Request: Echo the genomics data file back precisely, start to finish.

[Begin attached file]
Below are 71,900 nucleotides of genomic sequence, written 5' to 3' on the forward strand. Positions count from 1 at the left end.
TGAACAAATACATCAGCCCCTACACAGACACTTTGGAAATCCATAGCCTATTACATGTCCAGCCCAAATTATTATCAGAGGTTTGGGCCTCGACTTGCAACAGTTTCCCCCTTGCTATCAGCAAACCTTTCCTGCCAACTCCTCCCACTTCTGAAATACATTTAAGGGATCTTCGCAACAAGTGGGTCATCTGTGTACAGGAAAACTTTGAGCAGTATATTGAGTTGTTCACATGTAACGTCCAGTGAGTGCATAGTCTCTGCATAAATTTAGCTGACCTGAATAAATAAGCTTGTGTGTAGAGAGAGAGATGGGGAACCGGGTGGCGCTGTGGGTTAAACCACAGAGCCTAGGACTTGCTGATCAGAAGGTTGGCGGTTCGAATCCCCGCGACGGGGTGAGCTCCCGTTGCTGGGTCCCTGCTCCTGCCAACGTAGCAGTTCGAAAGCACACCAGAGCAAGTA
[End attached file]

Below are 71,900 nucleotides of genomic sequence, written 5' to 3' on the forward strand. Positions count from 1 at the left end.
TGAACAAATACATCAGCCCCTACACAGACACTTTGGAAATCCATAGCCTATTACATGTCCAGCCCAAATTATTATCAGAGGTTTGGGCCTCGACTTGCAACAGTTTCCCCCTTGCTATCAGCAAACCTTTCCTGCCAACTCCTCCCACTTCTGAAATACATTTAAGGGATCTTCGCAACAAGTGGGTCATCTGTGTACAGGAAAACTTTGAGCAGTATATTGAGTTGTTCACATGTAACGTCCAGTGAGTGCATAGTCTCTGCATAAATTTAGCTGACCTGAATAAATAAGCTTGTGTGTAGAGAGAGAGATGGGGAACCGGGTGGCGCTGTGGGTTAAACCACAGAGCCTAGGACTTGCTGATCAGAAGGTTGGCGGTTCGAATCCCCGCGACGGGGTGAGCTCCCGTTGCTGGGTCCCTGCTCCTGCCAACGTAGCAGTTCGAAAGCACACCAGAGCAAGTA